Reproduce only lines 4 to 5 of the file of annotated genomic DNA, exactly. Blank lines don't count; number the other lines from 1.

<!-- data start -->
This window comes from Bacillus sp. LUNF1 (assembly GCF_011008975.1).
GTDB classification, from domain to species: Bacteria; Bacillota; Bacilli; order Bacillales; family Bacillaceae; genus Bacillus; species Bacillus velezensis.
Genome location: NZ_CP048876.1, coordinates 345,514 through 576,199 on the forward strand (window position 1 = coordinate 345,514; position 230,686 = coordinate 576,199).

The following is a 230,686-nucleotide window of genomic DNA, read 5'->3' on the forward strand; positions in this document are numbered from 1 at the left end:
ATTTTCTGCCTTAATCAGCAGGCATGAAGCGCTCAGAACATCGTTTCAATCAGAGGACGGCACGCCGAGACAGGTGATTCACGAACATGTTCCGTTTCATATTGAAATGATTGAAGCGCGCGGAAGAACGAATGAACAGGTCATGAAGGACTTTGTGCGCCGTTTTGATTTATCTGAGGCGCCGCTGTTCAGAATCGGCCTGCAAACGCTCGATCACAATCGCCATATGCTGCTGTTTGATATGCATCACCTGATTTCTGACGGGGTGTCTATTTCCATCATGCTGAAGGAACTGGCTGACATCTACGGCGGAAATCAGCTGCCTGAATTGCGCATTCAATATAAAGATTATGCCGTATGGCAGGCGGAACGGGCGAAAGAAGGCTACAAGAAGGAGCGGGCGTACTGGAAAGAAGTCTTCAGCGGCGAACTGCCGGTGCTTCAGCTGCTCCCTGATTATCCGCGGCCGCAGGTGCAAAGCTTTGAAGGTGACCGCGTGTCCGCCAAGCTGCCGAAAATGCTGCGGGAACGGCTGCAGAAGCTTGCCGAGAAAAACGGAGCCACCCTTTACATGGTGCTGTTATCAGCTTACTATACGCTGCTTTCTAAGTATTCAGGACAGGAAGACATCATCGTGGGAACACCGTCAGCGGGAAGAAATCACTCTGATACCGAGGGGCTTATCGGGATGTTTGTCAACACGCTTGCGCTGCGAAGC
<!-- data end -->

The following is a 230,686-nucleotide window of genomic DNA, read 5'->3' on the forward strand; positions in this document are numbered from 1 at the left end:
ATTTTCTGCCTTAATCAGCAGGCATGAAGCGCTCAGAACATCGTTTCAATCAGAGGACGGCACGCCGAGACAGGTGATTCACGAACATGTTCCGTTTCATATTGAAATGATTGAAGCGCGCGGAAGAACGAATGAACAGGTCATGAAGGACTTTGTGCGCCGTTTTGATTTATCTGAGGCGCCGCTGTTCAGAATCGGCCTGCAAACGCTCGATCACAATCGCCATATGCTGCTGTTTGATATGCATCACCTGATTTCTGACGGGGTGTCTATTTCCATCATGCTGAAGGAACTGGCTGACATCTACGGCGGAAATCAGCTGCCTGAATTGCGCATTCAATATAAAGATTATGCCGTATGGCAGGCGGAACGGGCGAAAGAAGGCTACAAGAAGGAGCGGGCGTACTGGAAAGAAGTCTTCAGCGGCGAACTGCCGGTGCTTCAGCTGCTCCCTGATTATCCGCGGCCGCAGGTGCAAAGCTTTGAAGGTGACCGCGTGTCCGCCAAGCTGCCGAAAATGCTGCGGGAACGGCTGCAGAAGCTTGCCGAGAAAAACGGAGCCACCCTTTACATGGTGCTGTTATCAGCTTACTATACGCTGCTTTCTAAGTATTCAGGACAGGAAGACATCATCGTGGGAACACCGTCAGCGGGAAGAAATCACTCTGATACCGAGGGGCTTATCGGGATGTTTGTCAACACGCTTGCGCTGCGAAGC